Saturday, 30 August 2014

English Book Sale Catalogues 1801–1900: A Preliminary Version

Just a few days after publishing the previous post I happened, by pure chance, to discover that a preliminary draft of the long-awaited continuation of Munby and Coral's work has very recently been made available online thanks to Annette Fern. It had been on the website of the Bibliographical Society of America for less than a week, and there has not yet been a formal announcement.

It consists of a chronological list of about 17,500 different catalogues of sales from January 1801 to December 1900, and locations of extant copies of those catalogues in about 150 libraries in the UK and USA.

Saturday, 23 August 2014

Catalogues of English Book Sales, 1676–1900

One of the most useful tools for provenance research on medieval manuscripts has been made available for online consultation and download:
List of Catalogues of English Book Sales, 1676–1900, Now in the British Museum (London, 1915)

Saturday, 16 August 2014

A Companion Volume of the Jean Budé Liège Prayerbook

By coincidence, this week I came across what appears to be a companion volume to the Prayerbook discussed in a recent post.
[Throughout this blog you can click images to get larger versions]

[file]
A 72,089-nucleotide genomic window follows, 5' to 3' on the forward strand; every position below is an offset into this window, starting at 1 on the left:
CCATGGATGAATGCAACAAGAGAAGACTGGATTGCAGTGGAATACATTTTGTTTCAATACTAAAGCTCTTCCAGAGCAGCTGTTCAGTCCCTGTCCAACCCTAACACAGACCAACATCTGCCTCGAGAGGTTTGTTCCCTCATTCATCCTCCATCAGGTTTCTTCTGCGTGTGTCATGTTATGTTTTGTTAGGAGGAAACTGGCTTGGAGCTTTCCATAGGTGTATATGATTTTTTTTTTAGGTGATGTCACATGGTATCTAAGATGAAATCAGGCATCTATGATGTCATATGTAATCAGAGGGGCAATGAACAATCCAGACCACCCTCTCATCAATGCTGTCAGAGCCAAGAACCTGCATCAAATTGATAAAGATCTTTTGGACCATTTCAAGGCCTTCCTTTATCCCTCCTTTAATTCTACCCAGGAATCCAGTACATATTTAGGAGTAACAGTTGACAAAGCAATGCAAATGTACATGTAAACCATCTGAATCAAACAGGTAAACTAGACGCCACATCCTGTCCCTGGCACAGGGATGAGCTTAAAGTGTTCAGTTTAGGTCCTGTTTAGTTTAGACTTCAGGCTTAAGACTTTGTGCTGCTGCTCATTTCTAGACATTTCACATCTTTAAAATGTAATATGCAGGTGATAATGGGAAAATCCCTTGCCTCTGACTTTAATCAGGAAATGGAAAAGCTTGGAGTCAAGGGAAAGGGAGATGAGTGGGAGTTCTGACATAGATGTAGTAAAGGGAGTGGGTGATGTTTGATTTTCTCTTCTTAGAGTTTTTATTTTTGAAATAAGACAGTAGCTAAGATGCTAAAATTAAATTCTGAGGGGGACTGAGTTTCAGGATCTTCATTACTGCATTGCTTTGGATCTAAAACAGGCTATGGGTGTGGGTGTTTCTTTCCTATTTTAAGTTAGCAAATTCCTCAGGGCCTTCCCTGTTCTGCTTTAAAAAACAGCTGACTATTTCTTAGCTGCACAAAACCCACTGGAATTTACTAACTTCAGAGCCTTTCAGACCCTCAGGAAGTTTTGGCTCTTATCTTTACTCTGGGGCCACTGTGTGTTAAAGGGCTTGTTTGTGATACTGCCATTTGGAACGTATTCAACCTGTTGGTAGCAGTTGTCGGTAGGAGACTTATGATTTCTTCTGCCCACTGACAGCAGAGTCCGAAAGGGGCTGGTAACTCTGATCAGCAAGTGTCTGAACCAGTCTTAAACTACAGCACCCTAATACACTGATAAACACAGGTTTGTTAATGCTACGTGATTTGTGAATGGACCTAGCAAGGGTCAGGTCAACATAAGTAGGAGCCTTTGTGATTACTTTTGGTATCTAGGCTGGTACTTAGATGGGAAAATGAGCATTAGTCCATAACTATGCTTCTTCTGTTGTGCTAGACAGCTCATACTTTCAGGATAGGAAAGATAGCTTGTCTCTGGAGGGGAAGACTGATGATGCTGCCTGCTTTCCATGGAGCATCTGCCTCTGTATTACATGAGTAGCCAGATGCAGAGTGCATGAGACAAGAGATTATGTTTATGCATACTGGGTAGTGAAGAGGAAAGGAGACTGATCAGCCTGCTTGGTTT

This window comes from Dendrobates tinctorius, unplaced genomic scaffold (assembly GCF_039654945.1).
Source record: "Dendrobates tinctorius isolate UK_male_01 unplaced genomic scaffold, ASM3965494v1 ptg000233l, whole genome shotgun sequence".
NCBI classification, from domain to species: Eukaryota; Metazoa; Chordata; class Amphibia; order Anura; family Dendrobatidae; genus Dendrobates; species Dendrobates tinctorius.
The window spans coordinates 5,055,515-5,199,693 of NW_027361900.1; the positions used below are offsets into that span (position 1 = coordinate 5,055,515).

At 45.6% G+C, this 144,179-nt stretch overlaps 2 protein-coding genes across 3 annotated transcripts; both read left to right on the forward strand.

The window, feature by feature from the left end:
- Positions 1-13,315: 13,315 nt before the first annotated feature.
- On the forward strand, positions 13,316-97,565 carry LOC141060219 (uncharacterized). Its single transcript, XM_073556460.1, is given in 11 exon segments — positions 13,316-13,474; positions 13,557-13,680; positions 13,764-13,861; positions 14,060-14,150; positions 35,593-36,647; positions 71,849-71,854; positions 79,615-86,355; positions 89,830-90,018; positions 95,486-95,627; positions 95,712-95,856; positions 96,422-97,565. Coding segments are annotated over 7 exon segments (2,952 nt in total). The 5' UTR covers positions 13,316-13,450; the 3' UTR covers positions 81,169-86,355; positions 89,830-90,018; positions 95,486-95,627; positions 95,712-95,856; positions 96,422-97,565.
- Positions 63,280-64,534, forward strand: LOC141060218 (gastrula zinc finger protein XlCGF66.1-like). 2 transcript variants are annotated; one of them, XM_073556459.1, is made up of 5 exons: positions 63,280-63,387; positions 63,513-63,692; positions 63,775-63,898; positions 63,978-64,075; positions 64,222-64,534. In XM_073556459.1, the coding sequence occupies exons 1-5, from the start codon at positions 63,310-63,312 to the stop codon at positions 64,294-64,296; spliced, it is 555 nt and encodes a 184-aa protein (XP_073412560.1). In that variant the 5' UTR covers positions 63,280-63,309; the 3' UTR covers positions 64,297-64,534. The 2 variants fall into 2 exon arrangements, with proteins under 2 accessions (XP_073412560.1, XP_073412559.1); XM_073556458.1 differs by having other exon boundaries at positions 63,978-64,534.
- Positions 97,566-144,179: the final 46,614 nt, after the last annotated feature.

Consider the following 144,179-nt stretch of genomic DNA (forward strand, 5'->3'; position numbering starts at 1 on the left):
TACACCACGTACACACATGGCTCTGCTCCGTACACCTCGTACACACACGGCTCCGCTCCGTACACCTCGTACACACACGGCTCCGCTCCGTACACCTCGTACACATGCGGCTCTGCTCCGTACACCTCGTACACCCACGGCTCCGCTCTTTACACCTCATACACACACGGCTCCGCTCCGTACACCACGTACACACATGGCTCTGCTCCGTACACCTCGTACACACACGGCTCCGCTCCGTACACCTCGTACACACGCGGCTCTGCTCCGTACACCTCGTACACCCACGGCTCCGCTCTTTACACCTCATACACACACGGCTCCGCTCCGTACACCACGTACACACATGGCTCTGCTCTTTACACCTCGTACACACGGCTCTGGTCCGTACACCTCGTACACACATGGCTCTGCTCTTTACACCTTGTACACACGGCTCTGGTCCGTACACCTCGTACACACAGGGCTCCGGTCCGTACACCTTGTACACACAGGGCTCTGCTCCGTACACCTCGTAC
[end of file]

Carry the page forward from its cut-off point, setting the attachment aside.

Saturday, 9 August 2014

Hearst's Other Brölemann-Mallet Manuscripts

As related in the previous post, the Beauvais Missal was bought at the Brölemann-Mallet sale in 1926 by Permain on behalf of William Randolph Hearst. Lest there be any doubt that Permain was acting for Hearst, we can look at the other manuscripts bought by Permain at the Brölemann-Mallet sale, and find that they all later belonged to Hearst, and were all listed in the 1941 Gimbel-Saks-Hammer catalogue.

Even where the attributions to a country or century are incorrect, or absent, positive identifications can be made based on other features such as the dimensions and numbers of leaves:

Saturday, 2 August 2014

The Beauvais Missal: A New Piece of the Provenance

Of all the manuscripts said to have been cut up by Otto Ege and now scattered around the world, none is as instantly recognisable as the Beauvais Missal, and perhaps none was as valuable when still intact. And yet, despite the lively interest in Ege and his manuscripts in recent decades, no one seems to have found out where he got it from.